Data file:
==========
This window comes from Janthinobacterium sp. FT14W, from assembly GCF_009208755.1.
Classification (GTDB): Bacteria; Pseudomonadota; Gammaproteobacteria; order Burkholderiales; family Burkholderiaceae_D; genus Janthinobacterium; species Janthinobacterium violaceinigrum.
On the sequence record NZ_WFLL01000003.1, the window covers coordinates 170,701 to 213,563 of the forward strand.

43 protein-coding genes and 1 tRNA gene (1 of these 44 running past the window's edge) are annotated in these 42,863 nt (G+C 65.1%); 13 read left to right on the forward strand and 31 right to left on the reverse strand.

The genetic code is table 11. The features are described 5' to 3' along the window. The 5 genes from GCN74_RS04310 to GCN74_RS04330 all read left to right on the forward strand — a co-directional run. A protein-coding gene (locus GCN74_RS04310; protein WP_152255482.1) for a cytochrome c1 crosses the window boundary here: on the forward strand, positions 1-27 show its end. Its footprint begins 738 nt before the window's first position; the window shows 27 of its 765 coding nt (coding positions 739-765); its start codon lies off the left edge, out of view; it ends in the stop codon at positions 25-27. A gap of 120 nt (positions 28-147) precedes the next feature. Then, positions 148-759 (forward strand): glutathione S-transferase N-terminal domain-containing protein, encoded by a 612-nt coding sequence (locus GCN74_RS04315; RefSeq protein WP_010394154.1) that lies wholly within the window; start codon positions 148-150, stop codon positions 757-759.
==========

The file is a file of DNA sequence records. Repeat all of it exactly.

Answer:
This window comes from Janthinobacterium sp. FT14W, from assembly GCF_009208755.1.
Classification (GTDB): Bacteria; Pseudomonadota; Gammaproteobacteria; order Burkholderiales; family Burkholderiaceae_D; genus Janthinobacterium; species Janthinobacterium violaceinigrum.
On the sequence record NZ_WFLL01000003.1, the window covers coordinates 170,701 to 213,563 of the forward strand.

43 protein-coding genes and 1 tRNA gene (1 of these 44 running past the window's edge) are annotated in these 42,863 nt (G+C 65.1%); 13 read left to right on the forward strand and 31 right to left on the reverse strand.

The genetic code is table 11. The features are described 5' to 3' along the window. The 5 genes from GCN74_RS04310 to GCN74_RS04330 all read left to right on the forward strand — a co-directional run. A protein-coding gene (locus GCN74_RS04310; protein WP_152255482.1) for a cytochrome c1 crosses the window boundary here: on the forward strand, positions 1-27 show its end. Its footprint begins 738 nt before the window's first position; the window shows 27 of its 765 coding nt (coding positions 739-765); its start codon lies off the left edge, out of view; it ends in the stop codon at positions 25-27. A gap of 120 nt (positions 28-147) precedes the next feature. Then, positions 148-759 (forward strand): glutathione S-transferase N-terminal domain-containing protein, encoded by a 612-nt coding sequence (locus GCN74_RS04315; RefSeq protein WP_010394154.1) that lies wholly within the window; start codon positions 148-150, stop codon positions 757-759.